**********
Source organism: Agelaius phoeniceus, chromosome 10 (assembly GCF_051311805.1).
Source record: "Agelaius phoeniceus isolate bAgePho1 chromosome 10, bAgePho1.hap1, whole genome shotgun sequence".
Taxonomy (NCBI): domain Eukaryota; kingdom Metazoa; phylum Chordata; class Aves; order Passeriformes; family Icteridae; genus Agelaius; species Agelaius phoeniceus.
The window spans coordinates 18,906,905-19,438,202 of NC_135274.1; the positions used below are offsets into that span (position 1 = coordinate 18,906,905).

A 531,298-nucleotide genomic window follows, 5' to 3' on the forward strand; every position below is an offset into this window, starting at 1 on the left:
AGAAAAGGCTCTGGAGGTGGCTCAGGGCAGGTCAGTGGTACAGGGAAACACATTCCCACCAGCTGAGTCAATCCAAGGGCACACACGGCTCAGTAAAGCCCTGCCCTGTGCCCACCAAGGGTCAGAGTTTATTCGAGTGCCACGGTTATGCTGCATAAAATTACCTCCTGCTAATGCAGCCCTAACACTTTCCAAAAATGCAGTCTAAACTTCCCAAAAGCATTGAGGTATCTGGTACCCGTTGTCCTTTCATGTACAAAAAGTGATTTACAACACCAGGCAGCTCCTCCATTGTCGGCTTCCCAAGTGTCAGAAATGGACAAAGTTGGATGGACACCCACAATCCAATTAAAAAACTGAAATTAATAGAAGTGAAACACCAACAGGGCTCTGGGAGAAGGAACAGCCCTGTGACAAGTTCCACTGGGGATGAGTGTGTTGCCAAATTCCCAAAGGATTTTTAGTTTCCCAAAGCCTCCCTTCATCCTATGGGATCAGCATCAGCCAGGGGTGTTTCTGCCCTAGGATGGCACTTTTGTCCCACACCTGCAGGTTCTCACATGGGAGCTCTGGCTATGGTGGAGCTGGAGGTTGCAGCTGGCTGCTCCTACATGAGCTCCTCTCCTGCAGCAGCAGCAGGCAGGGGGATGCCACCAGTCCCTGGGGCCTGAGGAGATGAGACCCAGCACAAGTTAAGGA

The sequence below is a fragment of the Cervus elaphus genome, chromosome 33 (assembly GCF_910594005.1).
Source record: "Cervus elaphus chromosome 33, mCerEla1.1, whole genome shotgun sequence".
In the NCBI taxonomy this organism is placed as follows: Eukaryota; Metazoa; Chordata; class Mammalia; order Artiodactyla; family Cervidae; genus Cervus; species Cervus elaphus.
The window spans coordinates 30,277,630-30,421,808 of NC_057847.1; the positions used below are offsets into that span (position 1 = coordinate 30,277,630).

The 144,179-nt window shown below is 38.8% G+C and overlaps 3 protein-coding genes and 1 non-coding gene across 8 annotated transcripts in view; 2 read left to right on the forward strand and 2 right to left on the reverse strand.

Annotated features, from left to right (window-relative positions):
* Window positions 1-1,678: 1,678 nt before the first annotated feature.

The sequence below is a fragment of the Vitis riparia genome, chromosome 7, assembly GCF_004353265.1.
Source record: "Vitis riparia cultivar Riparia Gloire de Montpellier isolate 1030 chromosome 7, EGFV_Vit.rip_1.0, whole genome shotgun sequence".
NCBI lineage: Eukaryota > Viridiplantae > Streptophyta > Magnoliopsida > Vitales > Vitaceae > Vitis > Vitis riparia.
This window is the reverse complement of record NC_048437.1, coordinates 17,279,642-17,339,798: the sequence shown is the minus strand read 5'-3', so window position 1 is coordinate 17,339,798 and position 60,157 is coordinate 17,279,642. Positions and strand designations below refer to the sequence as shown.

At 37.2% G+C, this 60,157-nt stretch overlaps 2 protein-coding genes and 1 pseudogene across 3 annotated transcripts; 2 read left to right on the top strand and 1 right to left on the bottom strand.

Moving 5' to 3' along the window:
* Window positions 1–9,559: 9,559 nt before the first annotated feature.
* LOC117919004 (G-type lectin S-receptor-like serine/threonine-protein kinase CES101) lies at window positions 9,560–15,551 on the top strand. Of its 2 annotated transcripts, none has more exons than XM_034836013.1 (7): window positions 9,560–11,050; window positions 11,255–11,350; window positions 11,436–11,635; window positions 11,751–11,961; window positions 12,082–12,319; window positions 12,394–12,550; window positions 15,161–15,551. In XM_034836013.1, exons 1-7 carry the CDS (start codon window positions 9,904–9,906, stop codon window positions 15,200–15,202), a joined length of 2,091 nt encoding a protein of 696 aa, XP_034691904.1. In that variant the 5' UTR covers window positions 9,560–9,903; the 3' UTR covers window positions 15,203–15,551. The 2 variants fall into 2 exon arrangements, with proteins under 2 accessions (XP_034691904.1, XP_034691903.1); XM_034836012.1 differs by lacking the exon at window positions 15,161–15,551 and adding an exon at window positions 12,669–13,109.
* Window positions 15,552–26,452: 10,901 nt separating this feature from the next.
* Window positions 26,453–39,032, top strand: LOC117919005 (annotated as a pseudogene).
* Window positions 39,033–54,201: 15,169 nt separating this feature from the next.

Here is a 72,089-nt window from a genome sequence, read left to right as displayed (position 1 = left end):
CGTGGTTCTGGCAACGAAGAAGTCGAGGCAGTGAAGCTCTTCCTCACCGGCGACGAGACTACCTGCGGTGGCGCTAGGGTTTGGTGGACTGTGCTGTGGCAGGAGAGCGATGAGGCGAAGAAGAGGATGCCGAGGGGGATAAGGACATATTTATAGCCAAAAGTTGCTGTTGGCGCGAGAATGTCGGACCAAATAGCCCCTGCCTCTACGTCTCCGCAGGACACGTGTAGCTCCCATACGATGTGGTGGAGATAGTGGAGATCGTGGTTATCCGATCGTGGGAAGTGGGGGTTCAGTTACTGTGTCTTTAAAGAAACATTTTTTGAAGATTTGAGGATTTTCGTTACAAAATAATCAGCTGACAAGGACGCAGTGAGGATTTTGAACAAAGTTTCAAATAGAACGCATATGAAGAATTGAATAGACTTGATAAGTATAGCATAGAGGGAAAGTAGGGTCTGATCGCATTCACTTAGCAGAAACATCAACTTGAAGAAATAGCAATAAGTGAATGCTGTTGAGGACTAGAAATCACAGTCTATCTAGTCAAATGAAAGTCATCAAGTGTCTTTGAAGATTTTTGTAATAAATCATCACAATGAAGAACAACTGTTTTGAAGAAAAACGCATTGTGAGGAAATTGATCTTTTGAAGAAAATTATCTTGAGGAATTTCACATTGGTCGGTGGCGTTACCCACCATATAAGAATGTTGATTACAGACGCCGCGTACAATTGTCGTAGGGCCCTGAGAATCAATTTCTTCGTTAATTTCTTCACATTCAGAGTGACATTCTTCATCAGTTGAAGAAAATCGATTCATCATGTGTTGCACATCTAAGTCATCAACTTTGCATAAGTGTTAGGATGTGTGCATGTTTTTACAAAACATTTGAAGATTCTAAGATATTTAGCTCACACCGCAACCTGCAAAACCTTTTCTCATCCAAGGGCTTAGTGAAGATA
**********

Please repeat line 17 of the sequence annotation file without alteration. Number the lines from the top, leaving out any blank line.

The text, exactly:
This window is the reverse complement of record NC_048437.1, coordinates 17,279,642-17,339,798: the sequence shown is the minus strand read 5'-3', so window position 1 is coordinate 17,339,798 and position 60,157 is coordinate 17,279,642. Positions and strand designations below refer to the sequence as shown.